Evidence of cardiac fatigue has been found in endurance horses following races of 120km to 160km, although its cause and clinical relevance remain uncertain.
The European study involved 26 Arabian horses, comprising two stallions, 11 mares, and 13 geldings, who competed in CEI*** and CEI** events in Glimåkra, Sweden; Gartow, Germany; and Nörten-Hardenberg, Germany.
The researchers performed echocardiography on the horses before and after the rides, and the following morning. They also took blood samples to test for levels of cardiac troponin I, which is a biomarker that provides insight into damage to the heart muscle, and hematocrit and serum protein concentrations – two indicators of the hydration status of the horses.
Mette Flethøj and her colleagues set out to investigate the effects on horses of prolonged exercise on left ventricular systolic and diastolic function. The left ventricle is the powerful heart chamber which pumps oxygenated blood along the aorta to the body.
The study team, writing in the Journal of Veterinary Internal Medicine, noted that prolonged exercise in human athletes was known to be associated with temporary impairment of function in the left ventricle, called cardiac fatigue, during diastolic function – the phase between beats when chambers are refilling with blood.
This reduced ventricular filling persisted for 7 to 21 hours after the rides, even after evidence suggested the hydration status of the horses had returned to normal. This indicated that the observed changes were not entirely related to what they called altered pre-load conditions.
The variables during pumping (the systolic function) showed ambiguous results. Overall systolic function appeared unchanged after the ride on the basis of no changes in ejection fraction or fractional shortening. In contrast, decreases in stroke volume and peak systolic strain indicated some impairment.
Their results in horses largely mirrored those found in humans, suggesting equine athletes can suffer the same temporary diastolic cardiac impairment.
The similarities were considerable. They noted that most human studies agreed on the presence of diastolic dysfunction after prolonged exercise, whereas the results regarding left venticular systolic function were, like horses, inconsistent.
Discussing their findings, the researchers said multiple echocardiographic variables were significantly changed in horses after an endurance ride, and most of them persisted after several hours of recovery.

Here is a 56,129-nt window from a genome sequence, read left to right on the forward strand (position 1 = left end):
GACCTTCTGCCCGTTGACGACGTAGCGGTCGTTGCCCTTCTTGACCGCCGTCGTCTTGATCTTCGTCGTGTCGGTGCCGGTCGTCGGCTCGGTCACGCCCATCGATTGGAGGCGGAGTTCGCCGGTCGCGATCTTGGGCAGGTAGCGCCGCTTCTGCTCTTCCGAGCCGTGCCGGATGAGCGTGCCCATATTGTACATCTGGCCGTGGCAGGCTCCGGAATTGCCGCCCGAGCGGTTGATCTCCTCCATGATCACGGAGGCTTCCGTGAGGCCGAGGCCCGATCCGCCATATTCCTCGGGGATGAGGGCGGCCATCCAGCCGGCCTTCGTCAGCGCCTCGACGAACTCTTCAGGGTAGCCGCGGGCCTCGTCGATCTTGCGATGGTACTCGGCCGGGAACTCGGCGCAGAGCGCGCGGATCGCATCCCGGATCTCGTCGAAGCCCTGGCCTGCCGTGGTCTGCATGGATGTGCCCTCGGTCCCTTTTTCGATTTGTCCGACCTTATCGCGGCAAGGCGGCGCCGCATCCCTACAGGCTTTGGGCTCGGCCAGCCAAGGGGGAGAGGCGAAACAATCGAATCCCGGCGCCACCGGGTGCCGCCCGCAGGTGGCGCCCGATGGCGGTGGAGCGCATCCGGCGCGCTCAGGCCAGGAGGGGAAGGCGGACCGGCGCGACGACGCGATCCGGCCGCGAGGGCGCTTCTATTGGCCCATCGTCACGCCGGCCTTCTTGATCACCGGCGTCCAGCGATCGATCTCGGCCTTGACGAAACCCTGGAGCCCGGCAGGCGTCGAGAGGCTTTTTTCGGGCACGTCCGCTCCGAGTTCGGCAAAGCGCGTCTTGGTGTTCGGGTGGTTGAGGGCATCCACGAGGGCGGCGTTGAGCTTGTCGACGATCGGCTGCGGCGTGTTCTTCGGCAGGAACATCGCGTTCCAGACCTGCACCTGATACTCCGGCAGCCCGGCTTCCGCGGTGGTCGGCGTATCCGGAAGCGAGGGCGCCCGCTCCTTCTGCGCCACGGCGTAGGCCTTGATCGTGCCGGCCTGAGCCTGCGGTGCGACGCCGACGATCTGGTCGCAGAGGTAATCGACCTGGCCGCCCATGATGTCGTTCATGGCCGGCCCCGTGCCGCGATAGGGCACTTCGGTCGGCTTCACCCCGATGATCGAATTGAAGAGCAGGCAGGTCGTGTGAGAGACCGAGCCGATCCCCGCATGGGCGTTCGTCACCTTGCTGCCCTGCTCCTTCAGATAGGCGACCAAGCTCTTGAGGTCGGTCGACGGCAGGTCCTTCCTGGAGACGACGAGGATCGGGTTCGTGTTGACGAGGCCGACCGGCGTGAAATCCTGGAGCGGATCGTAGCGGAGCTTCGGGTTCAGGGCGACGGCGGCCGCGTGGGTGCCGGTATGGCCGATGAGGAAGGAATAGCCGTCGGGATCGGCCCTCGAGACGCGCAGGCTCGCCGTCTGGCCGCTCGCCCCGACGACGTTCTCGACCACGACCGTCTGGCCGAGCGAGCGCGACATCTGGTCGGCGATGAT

“Overall,” they said, “the effects of prolonged exercise were small and the clinical relevance of these findings remains to be clarified.
“The decrease in cardiac function after exercise is relatively small and resolves within 24–48 hours, but the long-term effects of such short-term reversible changes remain unclear.”
They continued: “The echocardiographic findings were generally comparable to those in human athletes, with indications of diastolic dysfunction and ambiguous results on variables of systolic function.”
The diastolic dysfunction seen in horses after prolonged exercise could only partly be explained by altered loading conditions, although the cause and clinical significance could not be determined from the study.
The clinical significance of cardiac fatigue was likewise unknown, they said.
The authors acknowledged some limitations in their study, but concluded: “A diastolic dysfunction characterized by small but significant decreases in early diastolic myocardial velocity and strain rate was observed in horses after the endurance rides.
“Ventricular filling was still reduced the next morning despite normalization of biochemical indicators of hydration status …
“It is speculated that the diastolic dysfunction might be related to impaired myocardial relaxation and compromised ventricular recoil after exercise.”
The results regarding the presence of a systolic dysfunction were open to more than one interpretation, they said.
In humans, studies indicate that systolic dysfunction will occur only after more than six hours of exercise, whereas diastolic dysfunction occurs earlier.
The study team said endurance horses performed strenuous exercise for long periods – typically 8–12 hours in a 160km ride – and could therefore be expected to sustain impaired cardiac function.
The typical duration of a 120km or 160km ride exceeded the six-hour limit identified as the threshold for systolic dysfunction in trained athletes. However, the intermediate compulsory rest periods of around 40 minutes every 30–40 km during an endurance contest could act as a preventive factor for systolic dysfunction in endurance horses, they suggested.
“Another possible explanation is that the impressive cardiac reserve and physical superiority of the horse compared to humans imply that this species can endure physical exertion for longer periods of time before systolic dysfunction becomes evident.”
The study team noted that the average completion rate in international endurance rides was 50%, and about 10% of starting horses were eliminated for metabolic reasons.
Despite the immense physical strain of this discipline, the cardiac effects of endurance riding were largely unknown, they said, with the exception of a study indicating the presence of exercise-induced left ventricular systolic dysfunction with significant decreases in stroke volume, ejection fraction, and fractional shortening.
The researchers were affiliated with the University of Copenhagen, in Denmark, and the University of Zurich in Switzerland.
Flethøj, M., Schwarzwald, C.C., Haugaard, M.M., Carstensen, H., Kanters, J.K., Olsen, L.H. and Buhl, R. (2016), Left Ventricular Function After Prolonged Exercise in Equine Endurance Athletes. Journal of Veterinary Internal Medicine. doi: 10.1111/jvim.13982
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